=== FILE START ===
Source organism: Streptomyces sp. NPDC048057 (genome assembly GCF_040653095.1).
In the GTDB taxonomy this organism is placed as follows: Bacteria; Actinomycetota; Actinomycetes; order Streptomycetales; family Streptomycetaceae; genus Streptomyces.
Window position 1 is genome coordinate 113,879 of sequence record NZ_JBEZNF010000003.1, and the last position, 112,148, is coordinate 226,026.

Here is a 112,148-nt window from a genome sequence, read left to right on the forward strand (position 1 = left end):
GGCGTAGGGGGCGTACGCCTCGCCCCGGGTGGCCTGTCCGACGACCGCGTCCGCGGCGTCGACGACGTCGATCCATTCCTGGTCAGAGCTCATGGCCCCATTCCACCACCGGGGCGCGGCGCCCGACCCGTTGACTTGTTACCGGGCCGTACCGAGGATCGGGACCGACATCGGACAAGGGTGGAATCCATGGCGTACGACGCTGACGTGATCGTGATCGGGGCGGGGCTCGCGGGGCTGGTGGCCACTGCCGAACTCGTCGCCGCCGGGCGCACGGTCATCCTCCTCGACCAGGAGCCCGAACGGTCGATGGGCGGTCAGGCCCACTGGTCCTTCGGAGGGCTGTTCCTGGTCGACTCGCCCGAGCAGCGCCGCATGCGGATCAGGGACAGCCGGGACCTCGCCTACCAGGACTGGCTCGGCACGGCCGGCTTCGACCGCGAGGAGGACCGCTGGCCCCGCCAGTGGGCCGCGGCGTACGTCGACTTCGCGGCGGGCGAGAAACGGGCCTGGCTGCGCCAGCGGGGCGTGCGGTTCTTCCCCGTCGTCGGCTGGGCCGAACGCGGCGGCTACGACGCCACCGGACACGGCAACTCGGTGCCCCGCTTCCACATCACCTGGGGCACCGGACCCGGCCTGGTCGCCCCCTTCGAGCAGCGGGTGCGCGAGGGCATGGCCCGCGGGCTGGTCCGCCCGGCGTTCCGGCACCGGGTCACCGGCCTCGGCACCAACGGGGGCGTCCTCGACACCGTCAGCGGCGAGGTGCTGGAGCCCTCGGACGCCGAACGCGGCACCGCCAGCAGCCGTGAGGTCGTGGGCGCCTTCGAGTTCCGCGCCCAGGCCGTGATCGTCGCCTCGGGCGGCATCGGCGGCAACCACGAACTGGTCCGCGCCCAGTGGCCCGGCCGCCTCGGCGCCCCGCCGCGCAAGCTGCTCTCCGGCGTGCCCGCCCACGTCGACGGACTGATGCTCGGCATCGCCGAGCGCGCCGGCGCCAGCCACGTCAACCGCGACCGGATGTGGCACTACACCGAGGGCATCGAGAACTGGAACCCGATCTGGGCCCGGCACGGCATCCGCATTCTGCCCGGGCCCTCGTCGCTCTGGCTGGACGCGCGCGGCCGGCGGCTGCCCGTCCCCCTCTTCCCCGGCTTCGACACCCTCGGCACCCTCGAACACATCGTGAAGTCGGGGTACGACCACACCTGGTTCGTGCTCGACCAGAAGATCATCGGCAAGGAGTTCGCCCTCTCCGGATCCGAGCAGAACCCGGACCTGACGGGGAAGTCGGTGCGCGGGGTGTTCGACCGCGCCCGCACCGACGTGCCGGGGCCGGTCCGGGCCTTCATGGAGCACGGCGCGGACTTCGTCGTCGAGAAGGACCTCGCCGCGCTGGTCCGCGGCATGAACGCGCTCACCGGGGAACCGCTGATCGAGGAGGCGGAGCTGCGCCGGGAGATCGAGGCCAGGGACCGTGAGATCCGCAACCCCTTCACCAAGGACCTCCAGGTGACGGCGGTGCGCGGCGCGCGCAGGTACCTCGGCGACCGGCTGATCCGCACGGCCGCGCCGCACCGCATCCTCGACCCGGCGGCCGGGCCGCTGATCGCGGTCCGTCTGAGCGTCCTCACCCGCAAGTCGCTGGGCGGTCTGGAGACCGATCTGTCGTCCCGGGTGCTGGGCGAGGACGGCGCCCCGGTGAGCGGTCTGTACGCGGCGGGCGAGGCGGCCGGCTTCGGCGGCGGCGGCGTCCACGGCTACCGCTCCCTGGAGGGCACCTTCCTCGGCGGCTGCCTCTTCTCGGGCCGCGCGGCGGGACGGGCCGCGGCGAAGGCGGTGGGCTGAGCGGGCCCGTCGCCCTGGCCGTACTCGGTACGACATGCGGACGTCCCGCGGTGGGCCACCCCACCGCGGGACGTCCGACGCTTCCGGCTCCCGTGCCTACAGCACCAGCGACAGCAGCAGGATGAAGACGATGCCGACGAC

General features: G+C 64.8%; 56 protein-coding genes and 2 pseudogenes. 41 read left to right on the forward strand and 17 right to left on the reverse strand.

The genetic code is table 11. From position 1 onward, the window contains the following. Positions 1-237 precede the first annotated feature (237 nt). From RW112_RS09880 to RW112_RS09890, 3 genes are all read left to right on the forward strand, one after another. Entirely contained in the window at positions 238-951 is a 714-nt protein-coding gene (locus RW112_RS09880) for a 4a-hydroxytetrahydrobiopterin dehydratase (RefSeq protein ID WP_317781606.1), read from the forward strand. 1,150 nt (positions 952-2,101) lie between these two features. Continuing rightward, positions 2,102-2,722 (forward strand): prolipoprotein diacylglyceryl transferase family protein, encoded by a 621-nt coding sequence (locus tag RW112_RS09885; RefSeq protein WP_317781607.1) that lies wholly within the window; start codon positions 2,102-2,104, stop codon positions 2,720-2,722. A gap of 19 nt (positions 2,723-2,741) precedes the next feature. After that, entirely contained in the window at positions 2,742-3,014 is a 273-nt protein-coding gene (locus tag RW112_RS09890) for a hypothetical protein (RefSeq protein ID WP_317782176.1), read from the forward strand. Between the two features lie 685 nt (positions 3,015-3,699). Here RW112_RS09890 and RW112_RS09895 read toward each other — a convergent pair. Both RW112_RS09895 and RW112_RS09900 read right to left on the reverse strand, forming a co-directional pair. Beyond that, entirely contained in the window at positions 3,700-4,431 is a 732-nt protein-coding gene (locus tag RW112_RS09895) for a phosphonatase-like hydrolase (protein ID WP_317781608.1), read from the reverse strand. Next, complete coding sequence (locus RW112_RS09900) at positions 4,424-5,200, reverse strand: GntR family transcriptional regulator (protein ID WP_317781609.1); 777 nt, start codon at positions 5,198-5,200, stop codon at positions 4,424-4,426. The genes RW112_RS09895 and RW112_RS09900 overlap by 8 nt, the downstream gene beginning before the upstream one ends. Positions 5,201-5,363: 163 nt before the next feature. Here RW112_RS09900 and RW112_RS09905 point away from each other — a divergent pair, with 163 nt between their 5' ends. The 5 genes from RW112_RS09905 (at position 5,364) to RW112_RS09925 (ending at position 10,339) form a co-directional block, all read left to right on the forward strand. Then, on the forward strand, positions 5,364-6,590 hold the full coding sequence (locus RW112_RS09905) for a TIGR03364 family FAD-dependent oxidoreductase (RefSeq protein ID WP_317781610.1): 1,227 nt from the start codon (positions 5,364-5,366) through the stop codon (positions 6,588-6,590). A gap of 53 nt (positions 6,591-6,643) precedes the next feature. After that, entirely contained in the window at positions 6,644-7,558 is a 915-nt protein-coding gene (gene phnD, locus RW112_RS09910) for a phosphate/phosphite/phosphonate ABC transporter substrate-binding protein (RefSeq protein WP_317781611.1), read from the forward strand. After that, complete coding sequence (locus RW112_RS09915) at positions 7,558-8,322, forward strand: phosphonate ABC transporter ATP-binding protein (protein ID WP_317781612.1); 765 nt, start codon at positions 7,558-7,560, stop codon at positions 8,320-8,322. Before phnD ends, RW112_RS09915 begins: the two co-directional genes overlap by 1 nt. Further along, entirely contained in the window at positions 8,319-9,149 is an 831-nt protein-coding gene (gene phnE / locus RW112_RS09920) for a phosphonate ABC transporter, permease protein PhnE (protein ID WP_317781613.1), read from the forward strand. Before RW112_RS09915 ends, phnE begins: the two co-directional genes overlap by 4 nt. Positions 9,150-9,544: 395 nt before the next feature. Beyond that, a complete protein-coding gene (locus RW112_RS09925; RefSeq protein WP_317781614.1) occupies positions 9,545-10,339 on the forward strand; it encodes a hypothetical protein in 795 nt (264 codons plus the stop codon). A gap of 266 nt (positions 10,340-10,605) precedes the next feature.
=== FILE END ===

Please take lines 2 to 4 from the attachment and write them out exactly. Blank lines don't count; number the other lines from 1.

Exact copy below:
In the GTDB taxonomy this organism is placed as follows: Bacteria; Actinomycetota; Actinomycetes; order Streptomycetales; family Streptomycetaceae; genus Streptomyces.
Window position 1 is genome coordinate 113,879 of sequence record NZ_JBEZNF010000003.1, and the last position, 112,148, is coordinate 226,026.

Here is a 112,148-nt window from a genome sequence, read left to right on the forward strand (position 1 = left end):